## Clustering in Ruby

Clustering algorithms play a very important role in many modern web applications that feature machine learning. This article will introduce you to one of the simplest techniques for the unsupervised grouping of related objects, or clustering.

If you’re at all interested in automated data grouping or sorting you should at least be familiar with one or two types of these algorithms (in addition to more advanced Machine Learning topics, but this serves a good start). In this article, I’m going to go through the process of implementing a very simple Ruby program that can group a set of 2D coordinates into clusters, where each group is composed of a center point, and all of the data points closest to it.

The algorithm that we’ll be using to accomplish this task is a simple one; k-means clustering will give us the behavior that we want with little fuss.

## Overview

Our k-means clustering algorithm takes in, as input, a set of points in the 2-dimensional plane. As output, the points will be grouped into k clusters, where k is an integer specified by the user. Unfortunately, the algorithm can’t decide how many groups there are by itself without more complication, so k must be given. Nonetheless, I’ll describe the algorithm below:

- Start by choosing k random points within the dataset’s range as an initial guess for the positions of all the clusters. These points form the centroid point of all the clusters. All distances to other points will be measured from here.
- For each point in the input data, assign it to the cluster that it is nearest to. After this step, each cluster will somehow be associated with a set of nearby points.
- For each cluster, go through the set of associated datapoints and calculate the average among them. This will give a new centroid point that is directly in the center of all of the member points.
- If the clusters didn’t move from their previous locations after recentering, or if they all move less than a certain delta value, return the k clusters and their associated points. Otherwise, go back to Step 2 after deassociating all of the associated points with their cluster. This lets the algorithm start fresh, but with more accurate centroid points.

## Implementation

To begin with, we’ll need a class to store the points to be clustered by the algorithm. Essentially, we just need a `Point`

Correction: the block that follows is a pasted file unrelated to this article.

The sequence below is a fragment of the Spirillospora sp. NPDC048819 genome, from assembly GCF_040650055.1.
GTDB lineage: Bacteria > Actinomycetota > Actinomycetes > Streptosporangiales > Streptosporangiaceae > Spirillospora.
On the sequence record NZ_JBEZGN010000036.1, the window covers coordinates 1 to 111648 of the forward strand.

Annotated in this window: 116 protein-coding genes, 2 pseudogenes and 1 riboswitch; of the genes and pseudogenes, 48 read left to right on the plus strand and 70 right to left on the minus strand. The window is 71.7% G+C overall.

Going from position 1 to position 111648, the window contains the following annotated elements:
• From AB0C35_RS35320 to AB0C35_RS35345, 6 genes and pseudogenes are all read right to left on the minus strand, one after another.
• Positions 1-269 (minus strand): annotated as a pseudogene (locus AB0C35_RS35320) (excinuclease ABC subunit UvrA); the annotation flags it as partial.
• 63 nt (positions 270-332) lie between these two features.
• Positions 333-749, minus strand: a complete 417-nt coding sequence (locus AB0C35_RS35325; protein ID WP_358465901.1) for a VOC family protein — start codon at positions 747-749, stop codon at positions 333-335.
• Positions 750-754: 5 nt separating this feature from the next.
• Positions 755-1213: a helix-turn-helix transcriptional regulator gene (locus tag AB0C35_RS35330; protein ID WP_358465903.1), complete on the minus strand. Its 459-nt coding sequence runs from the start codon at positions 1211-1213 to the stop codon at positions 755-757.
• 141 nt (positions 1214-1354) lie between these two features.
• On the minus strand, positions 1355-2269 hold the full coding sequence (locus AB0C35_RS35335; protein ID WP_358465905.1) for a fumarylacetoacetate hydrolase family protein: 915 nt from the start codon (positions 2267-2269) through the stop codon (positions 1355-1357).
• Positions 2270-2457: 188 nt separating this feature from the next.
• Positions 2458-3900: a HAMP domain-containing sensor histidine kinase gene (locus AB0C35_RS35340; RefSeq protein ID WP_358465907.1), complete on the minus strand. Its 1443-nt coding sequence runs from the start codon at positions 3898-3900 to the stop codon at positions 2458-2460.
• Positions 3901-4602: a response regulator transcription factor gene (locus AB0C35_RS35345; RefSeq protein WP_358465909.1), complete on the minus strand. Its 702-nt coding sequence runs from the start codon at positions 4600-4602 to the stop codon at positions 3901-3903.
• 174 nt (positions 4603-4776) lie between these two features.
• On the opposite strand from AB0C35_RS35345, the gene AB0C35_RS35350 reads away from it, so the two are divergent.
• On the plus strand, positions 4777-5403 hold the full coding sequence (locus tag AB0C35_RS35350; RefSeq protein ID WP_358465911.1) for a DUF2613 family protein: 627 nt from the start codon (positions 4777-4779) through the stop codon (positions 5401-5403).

class to hold `x`

and `y`

values. This is implemented below (I won’t insult your intelligence trying to explain it):

Next, there has to be a class to hold clusters of data. As the algorithm described, clusters have groups of member points and a center point (not necessarily in the dataset) associated with them. This corresponds to two instance variables: `@points`

, a list of `Point`

s, and `@center`

, a single `Point`

. Additionally, there needs to be a way for `Cluster`

s to update by averaging their member points. This is implemented in `recenter!`

.

Finally, the algorithm itself needs to be implemented.

The parameters to the `kmeans`

function are a dataset (list of `Point`

s), data, number of clusters to find, k, and an optional halting delta, delta. The algorithm will halt when all of the clusters are updated by a value less than delta on an iteration.

Initially, the algorithm needs to choose the starting guesses for cluster centers. It does this by generating `k`

`Cluster`

objects, and assigning them a center from a randomly selected `Point`

from data.

Next is the main meat of the algorithm. The code loops indefinitely and assigns points to clusters by finding, for each point, which cluster center is the closest. This assignment will be updated, and become more accurate, each iteration of the loop while the clusters recenter.

Finally, in the code at the bottom of the while loop, we recalculate the centers of the clusters for the next iteration. This is done by calling `recenter!`

on all of the `Cluster`

objects. Additionally, we do some delta checking because we need to leave the loop eventually. By keeping track of the most that any `Cluster`

was updated, we can compare it against delta to see if all of the `Cluster`

s were below the input `delta`

. If the delta was hit, the algorithm terminates, returning a list of all of the `Cluster`

s found in the dataset.

Overall, k-means clustering is a pretty simple algorithm, as you can see from above. The entire source file, along with glue/integration code, is available here to download and/or view. Next, let’s see the program in action.

## Example Run

As you can see from the link above, I ended up writing some additional shell code to implement reading in data, getting `k`

, and plotting the output of the algorithm. For the plotting, I used `rgplot`

(`gem install gnuplot`

) to pipe commands to a running instance of Gnuplot.

To run the full program, open up a terminal and execute:

```
$ ruby kmeans.rb CSVFILE
```

The program assumes `CSVFILE`

has two comma-separated floating point numbers per line, specifying both the x and y coordinates of a single point.

To give you a feel for the output that k-means generates, I ran it on a random dataset. In the graph below, each set of points plotted with the same color indicates a `Cluster`

object’s member points. To run this yourself, you can grab my dataset here, although creating your own with more definite, pre-designed clusters may be more interesting to see.

## Conclusion

While this is a very simple example, note that the x and y axis can be whatever you want them to be (latitude/longitude of households, baseball stats, etc). You could even (easily) extend the program to support 3 or more parameters (dimensions). Thus, k-means clustering can actually be a powerful tool for grouping real-world datasets, despite the apparent simplicity.